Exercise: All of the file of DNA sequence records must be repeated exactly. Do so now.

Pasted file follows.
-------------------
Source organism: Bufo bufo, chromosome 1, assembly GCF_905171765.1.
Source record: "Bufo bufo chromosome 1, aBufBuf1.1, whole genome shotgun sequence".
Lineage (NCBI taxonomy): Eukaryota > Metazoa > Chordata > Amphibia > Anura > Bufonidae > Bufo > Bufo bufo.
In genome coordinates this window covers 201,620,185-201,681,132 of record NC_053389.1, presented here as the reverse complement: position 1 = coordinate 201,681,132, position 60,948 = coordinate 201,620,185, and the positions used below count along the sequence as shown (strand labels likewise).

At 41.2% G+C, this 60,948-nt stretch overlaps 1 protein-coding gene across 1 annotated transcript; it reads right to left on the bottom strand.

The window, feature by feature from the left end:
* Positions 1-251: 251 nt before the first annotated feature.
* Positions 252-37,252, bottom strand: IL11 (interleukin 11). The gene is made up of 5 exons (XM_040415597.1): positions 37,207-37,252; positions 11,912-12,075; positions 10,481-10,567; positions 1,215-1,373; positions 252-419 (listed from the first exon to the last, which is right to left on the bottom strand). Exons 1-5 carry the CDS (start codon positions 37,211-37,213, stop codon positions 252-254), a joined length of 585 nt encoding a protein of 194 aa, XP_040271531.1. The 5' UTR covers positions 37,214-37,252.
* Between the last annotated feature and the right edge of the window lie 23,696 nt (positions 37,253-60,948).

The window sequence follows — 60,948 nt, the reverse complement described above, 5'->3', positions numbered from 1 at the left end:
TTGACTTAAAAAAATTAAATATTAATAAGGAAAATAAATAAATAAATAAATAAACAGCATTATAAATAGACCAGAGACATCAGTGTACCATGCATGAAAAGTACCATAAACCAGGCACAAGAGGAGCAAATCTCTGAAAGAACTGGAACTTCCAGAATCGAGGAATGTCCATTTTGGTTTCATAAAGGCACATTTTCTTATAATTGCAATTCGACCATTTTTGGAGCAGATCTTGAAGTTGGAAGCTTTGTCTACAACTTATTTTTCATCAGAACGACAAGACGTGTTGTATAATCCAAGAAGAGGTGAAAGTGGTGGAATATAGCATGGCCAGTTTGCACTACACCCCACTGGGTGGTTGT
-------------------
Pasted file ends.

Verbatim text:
Source organism: Bufo bufo, chromosome 1, assembly GCF_905171765.1.
Source record: "Bufo bufo chromosome 1, aBufBuf1.1, whole genome shotgun sequence".
Lineage (NCBI taxonomy): Eukaryota > Metazoa > Chordata > Amphibia > Anura > Bufonidae > Bufo > Bufo bufo.
In genome coordinates this window covers 201,620,185-201,681,132 of record NC_053389.1, presented here as the reverse complement: position 1 = coordinate 201,681,132, position 60,948 = coordinate 201,620,185, and the positions used below count along the sequence as shown (strand labels likewise).

At 41.2% G+C, this 60,948-nt stretch overlaps 1 protein-coding gene across 1 annotated transcript; it reads right to left on the bottom strand.

The window, feature by feature from the left end:
* Positions 1-251: 251 nt before the first annotated feature.
* Positions 252-37,252, bottom strand: IL11 (interleukin 11). The gene is made up of 5 exons (XM_040415597.1): positions 37,207-37,252; positions 11,912-12,075; positions 10,481-10,567; positions 1,215-1,373; positions 252-419 (listed from the first exon to the last, which is right to left on the bottom strand). Exons 1-5 carry the CDS (start codon positions 37,211-37,213, stop codon positions 252-254), a joined length of 585 nt encoding a protein of 194 aa, XP_040271531.1. The 5' UTR covers positions 37,214-37,252.
* Between the last annotated feature and the right edge of the window lie 23,696 nt (positions 37,253-60,948).

The window sequence follows — 60,948 nt, the reverse complement described above, 5'->3', positions numbered from 1 at the left end:
TTGACTTAAAAAAATTAAATATTAATAAGGAAAATAAATAAATAAATAAATAAACAGCATTATAAATAGACCAGAGACATCAGTGTACCATGCATGAAAAGTACCATAAACCAGGCACAAGAGGAGCAAATCTCTGAAAGAACTGGAACTTCCAGAATCGAGGAATGTCCATTTTGGTTTCATAAAGGCACATTTTCTTATAATTGCAATTCGACCATTTTTGGAGCAGATCTTGAAGTTGGAAGCTTTGTCTACAACTTATTTTTCATCAGAACGACAAGACGTGTTGTATAATCCAAGAAGAGGTGAAAGTGGTGGAATATAGCATGGCCAGTTTGCACTACACCCCACTGGGTGGTTGT